Laparoscopic vision systems developer, Viking Systems (San Diego) is seeking to expand its presence in the field of minimally-invasive surgery with the purchase of Tuebingen Scientific Medical (Tübingen, Germany).
The company said that it signed a letter of intent to purchase Tuebingen, which markets its instruments under the brand name Radius, for an undisclosed amount.
“We can’t reveal any monetary amounts at this time behind the acquisition,” Don Tucker, Viking Systems’ CEO, told Medical Device Daily. “I suspect more information about the [transaction] will be available within the next couple of months.”
The proposed acquisition of Tuebingen represents a strategic shift for Viking Systems and would give the company the ability to permeate into the articulating surgical field.
“Effectively we’re marrying our 3-D vision technology with Tuebingin’s articulating surgical technology,” Tucker said. “These two technologies create an incredibly powerful platform. Tuebingen Scientific’s line of articulating surgical instruments, combined with Viking’s 3-D vision technologies, and our Infomatix platform, will allow us the opportunity to offer a new and powerful solution set to the market. With this business combination, Viking Systems would add significant clinical value to our existing technology and offerings, as well as a new and highly synergistic revenue stream to the business. The business combination will also support our entry into new clinical markets, including: cardiovascular, cardiothoracic, and general pediatric surgery. We are convinced that the combination of our solutions would be of tremendous value in complex minimally-invasive surgery, the fastest-growing segment of the surgical market.’’
Synergy between articulating instrumentation and 3-D vision has been validated by surgeons at the Cleveland Clinic Foundation. In a May 2007 study by the Cleveland Clinic (both Cleveland), the combination of 3-D vision and performance of all surgeons regardless of their level of expertise, and the combination of the two technologies, enabled the surgeons to perform suturing tasks better than either technology singularly.
The company said that completion of the transaction is subject to negotiation and execution of a definitive agreement, due diligence, normal and customary closing conditions, and arrangements by Viking Systems of appropriate financing. Viking said it is currently exploring financing options and assessing its entire capital structure to determine how best to structure its balance sheet, fund the acquisition and provide sufficient operating and growth capital. This assessment process will include discussions with holders of its current debt securities and preferred stock.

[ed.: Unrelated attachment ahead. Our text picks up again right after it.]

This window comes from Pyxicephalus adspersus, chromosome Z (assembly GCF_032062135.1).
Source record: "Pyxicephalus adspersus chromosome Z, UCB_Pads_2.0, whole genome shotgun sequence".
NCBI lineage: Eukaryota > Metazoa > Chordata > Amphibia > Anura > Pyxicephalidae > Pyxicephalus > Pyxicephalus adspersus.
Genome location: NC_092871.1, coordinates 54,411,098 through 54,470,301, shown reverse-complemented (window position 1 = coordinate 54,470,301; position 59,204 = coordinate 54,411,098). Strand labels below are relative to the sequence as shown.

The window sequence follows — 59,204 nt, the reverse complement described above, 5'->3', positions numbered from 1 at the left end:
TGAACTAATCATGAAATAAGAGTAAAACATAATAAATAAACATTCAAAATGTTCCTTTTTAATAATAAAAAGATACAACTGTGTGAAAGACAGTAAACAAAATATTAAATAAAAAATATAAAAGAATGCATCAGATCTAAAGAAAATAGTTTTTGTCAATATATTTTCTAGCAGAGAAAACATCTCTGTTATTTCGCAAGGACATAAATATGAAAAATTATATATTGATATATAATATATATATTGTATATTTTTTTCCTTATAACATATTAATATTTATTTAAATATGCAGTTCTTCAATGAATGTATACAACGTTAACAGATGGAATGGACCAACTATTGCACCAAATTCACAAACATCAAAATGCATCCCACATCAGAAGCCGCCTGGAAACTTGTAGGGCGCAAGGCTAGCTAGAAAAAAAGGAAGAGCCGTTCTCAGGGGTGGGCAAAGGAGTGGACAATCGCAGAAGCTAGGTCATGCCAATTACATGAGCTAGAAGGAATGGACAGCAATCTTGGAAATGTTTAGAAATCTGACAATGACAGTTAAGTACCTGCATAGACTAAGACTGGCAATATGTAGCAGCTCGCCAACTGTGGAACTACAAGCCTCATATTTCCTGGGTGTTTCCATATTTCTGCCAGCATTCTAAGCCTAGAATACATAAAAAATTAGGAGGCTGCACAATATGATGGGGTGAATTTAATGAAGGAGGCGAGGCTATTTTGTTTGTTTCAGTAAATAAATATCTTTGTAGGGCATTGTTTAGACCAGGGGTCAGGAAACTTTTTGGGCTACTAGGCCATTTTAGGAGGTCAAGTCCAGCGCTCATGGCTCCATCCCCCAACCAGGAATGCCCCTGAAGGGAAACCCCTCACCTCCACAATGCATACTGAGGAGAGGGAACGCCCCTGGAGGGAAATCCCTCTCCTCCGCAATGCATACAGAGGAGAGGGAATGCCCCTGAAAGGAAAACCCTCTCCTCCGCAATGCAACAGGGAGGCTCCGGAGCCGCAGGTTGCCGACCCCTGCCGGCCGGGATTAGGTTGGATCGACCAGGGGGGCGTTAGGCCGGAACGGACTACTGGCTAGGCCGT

Viking has been busy recently. The company just reported a partnership with medical device distributor Saudi Services & HealthCare (Riyadh, Saudi Arabia) to expand its international distribution network (MDD, August 13, 2007). Viking said it intends to use the company’s expertise to help Saudi Arabian surgeons understand the impact 3-D vision would have on their surgical practices.
In other deal making news: DDRS (Boise, Idaho) reported the purchase of a medical facility in Des Moines Iowa. Mercy Medical is a single-story Class B medical office building with about 26,901 square feet of rentable office space built in 1995 and expanded in 1999, the building rests on 2.06 acres. The property is currently leased through 2019 to Mercy Medical, which employs about 5,600 employees and 800 physicians in the Des Moines area as part of their network of medical facilities.
DDRS is a nationwide buyer of investment-grade commercial properties. Over the last three years, the company has acquired about 200 properties valued at more than $2 billion. The primary focus of DDRS is on well-positioned, intrinsic-valued real estate such as retail, office, flex, industrial, and multifamily opportunities. DDRS has three regional acquisition offices located in Atlanta, Boise, and Chicago.